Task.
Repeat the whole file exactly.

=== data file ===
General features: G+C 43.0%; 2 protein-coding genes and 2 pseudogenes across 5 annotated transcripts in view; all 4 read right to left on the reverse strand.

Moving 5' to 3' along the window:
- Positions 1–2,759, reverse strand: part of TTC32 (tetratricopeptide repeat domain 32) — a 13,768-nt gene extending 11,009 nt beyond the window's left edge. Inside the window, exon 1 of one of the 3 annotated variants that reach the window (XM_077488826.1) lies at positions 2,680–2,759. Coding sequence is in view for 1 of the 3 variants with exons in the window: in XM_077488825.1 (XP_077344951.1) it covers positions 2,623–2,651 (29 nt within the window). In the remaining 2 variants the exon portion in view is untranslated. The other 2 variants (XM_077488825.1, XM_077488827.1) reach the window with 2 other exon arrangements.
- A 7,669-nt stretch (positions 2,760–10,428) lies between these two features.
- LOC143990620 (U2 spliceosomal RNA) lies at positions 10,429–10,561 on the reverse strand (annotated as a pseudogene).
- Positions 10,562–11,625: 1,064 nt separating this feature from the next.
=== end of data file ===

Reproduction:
General features: G+C 43.0%; 2 protein-coding genes and 2 pseudogenes across 5 annotated transcripts in view; all 4 read right to left on the reverse strand.

Moving 5' to 3' along the window:
- Positions 1–2,759, reverse strand: part of TTC32 (tetratricopeptide repeat domain 32) — a 13,768-nt gene extending 11,009 nt beyond the window's left edge. Inside the window, exon 1 of one of the 3 annotated variants that reach the window (XM_077488826.1) lies at positions 2,680–2,759. Coding sequence is in view for 1 of the 3 variants with exons in the window: in XM_077488825.1 (XP_077344951.1) it covers positions 2,623–2,651 (29 nt within the window). In the remaining 2 variants the exon portion in view is untranslated. The other 2 variants (XM_077488825.1, XM_077488827.1) reach the window with 2 other exon arrangements.
- A 7,669-nt stretch (positions 2,760–10,428) lies between these two features.
- LOC143990620 (U2 spliceosomal RNA) lies at positions 10,429–10,561 on the reverse strand (annotated as a pseudogene).
- Positions 10,562–11,625: 1,064 nt separating this feature from the next.